Have you ever heard of Moore’s Law? It came from a paper written way back in 1965 by Gordon E. Moore, and noted that computers were more or less doubling in speed and halving in size every two years, give or take. Over the years since this original observation, Moore’s law has proven uncannily accurate in predicting the evolution and growth of computing technologies, holding true even to the present day.
While this used to be exciting, as computers first became small enough for home use and then gradually grew in power, the prospect of remaining up-to-date with the latest technology seems less and less necessary. Some folks reading this article are probably running ten-year-old computers, machines that should be on display in a museum by current standards, and yet some users are perfectly happy with such old technology. And why shouldn’t they be? If all you need to do with your computer is type documents, check your email, and buy stuff from OutletPC, a ten-year-old computer still provides everything you need.
So now, with 25-years of home computing history to consider, how can we determine exactly how much computer we actually need? Shoppers today will find price tags ranging from $200 to $2,000 with hundreds of variations and possibilities in between. For this article, I’m not going to delve into the specifics of each component, instead we’ll go through some of the more common uses people put to their computers and what you’ll want to look for feature-wise and price-wise, when looking for yours.
Check-Your-Emailers $200 – $400
This is typically the lowest-end of the computer spectrum, where all you really need is the internet, keyboard, and mouse. Machines from this category come dirt cheap and can be found almost anywhere. Good candidates for this category will be refurbished with Windows XP, new with Windows 7 or, if you’re the adventurous type, Linux. At least 2GB of RAM, a low-end dual core processor, (Pentium D, Athlon X2 or similar), and a small hard drive should be more than enough here.
Home-Videos, Social-Networking, Casual Gaming $400 – $600
Computer’s at this level need a bit more umph in the raw power department but remain moderately cheap since they lack expensive add-ons. Common tasks like building home videos or running app-heavy websites (like facebook or flash gaming) will require more memory and speed than lower-tier PC’s will be able to comfortably handle. At least 4GB of memory is a must, especially when running Windows 7, but you shouldn’t really need much more. High-end dual-core processors will work well for this level—Core 2 Duo, Core i3, Phenom II or Athlon II processors will all deliver adequate performance.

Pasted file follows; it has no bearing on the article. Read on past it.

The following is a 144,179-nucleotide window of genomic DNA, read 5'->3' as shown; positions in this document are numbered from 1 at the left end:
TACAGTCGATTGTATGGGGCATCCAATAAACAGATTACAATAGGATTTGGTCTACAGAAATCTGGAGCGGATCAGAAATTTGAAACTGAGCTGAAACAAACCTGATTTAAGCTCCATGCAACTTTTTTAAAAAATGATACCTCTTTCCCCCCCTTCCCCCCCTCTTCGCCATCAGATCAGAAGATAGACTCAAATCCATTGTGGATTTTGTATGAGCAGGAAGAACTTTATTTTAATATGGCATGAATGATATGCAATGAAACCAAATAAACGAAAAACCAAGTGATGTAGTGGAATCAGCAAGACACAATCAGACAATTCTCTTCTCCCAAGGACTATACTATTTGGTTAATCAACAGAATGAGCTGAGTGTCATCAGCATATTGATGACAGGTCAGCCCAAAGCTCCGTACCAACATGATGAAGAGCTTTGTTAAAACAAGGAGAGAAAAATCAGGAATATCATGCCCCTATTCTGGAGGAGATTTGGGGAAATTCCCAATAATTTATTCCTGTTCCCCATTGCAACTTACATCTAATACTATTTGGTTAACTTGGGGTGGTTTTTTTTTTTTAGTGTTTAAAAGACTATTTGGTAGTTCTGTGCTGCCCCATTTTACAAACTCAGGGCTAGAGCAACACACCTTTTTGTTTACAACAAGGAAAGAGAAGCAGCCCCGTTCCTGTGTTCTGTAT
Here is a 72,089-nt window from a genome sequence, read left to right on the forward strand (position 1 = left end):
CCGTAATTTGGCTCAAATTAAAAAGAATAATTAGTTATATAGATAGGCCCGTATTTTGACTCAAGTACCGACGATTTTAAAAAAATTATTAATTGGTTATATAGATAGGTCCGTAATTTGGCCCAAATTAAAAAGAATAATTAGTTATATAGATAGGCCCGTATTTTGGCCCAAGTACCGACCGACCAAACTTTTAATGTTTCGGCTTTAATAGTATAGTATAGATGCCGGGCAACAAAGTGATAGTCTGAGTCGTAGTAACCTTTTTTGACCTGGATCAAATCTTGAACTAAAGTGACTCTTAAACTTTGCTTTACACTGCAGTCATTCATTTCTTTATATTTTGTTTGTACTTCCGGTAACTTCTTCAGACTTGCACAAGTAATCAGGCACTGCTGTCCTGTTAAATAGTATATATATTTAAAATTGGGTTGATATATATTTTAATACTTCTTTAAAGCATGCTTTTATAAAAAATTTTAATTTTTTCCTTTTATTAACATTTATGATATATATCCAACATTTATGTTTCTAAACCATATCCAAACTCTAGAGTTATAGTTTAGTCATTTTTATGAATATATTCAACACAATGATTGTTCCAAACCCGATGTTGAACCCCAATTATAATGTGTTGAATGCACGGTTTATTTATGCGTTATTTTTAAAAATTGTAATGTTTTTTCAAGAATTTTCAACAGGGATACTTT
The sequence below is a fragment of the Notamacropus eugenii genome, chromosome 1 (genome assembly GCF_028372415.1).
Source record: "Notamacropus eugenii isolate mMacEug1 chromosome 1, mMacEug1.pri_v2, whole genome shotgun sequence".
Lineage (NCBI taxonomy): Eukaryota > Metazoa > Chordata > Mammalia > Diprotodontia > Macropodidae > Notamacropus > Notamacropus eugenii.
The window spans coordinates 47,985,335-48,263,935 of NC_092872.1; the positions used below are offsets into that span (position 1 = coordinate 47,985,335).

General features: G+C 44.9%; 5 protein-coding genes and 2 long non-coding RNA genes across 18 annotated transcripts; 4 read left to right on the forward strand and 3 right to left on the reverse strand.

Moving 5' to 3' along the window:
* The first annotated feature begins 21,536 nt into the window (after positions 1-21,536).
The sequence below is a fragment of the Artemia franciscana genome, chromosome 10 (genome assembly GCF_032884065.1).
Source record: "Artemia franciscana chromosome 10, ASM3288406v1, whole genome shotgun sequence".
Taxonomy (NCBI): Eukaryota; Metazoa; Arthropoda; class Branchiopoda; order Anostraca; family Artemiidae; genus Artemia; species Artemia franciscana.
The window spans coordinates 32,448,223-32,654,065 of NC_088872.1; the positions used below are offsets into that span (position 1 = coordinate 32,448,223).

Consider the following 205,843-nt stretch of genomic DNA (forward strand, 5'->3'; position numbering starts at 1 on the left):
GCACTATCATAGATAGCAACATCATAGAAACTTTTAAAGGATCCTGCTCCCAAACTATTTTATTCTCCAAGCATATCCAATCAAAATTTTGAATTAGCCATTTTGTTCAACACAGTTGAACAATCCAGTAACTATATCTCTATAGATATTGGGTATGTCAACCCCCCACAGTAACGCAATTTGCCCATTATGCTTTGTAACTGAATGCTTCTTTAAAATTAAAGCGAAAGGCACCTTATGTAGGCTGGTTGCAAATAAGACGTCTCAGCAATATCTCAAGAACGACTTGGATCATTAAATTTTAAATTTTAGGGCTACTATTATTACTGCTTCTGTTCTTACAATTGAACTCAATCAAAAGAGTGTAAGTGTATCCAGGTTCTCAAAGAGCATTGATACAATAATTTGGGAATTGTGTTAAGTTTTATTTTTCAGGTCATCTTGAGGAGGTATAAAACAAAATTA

Graphic Design, DVD-Ripping, Most Gaming $600 – $900
These PC’s require moderate to high level components and will cost a bit more. Programs dealing with very large files such Photoshop, video-conversion tools, and large databases will see huge performance boosts on machines of this caliber. High-end dual or entry-level quad core processors such as Core 2 Quad, Core i5 or Phenom II CPUs will work well, especially when paired with 4GB RAM or more. Gamers who choose this tier can skimp a bit on the processor and spend a little more money on a 3D graphics card which is a necessity for the fast paced rendering required in games such as StarCraft II, Borderlands, or World of Warcraft.
Workstations, 3D Animation, Enthusiast Gaming $900+
The sky’s the limit with these machines! Computer’s falling under this category will be great at anything below this level, but will also excel at highly professional tasks. 3D video-effect programs and high-definition non-linear video editors, such as Adobe’s After-Effects and Premier or Sony Vegas all require as much RAM as you can give them. 8-12GB of memory is common here, though there are consumer-level motherboards available that can accept up to 32GB. Processors will have four or six cores, (eight-core processors are slated to hit the market in the later end of 2011) and can be very expensive. Gamers at this level aren’t as worried about playing the games as they are with maxing out the visual settings so dual-graphics cards are common.
While this is by no means an exhaustive list of what to look for in a computer, it does give a fair representation of what different machines are good for and gives some indicators on how much computer you actually need. If you’d like to know more or you’ve got something to add, comment down below!
If your ready to pick up a new computer, take a look here to see OutletPC’s lineup of new and do-it-yourself computers. If you’re happy with your old PC but want to know how to make it run as fast as it used to, check out my article Why Your Computer Sucks!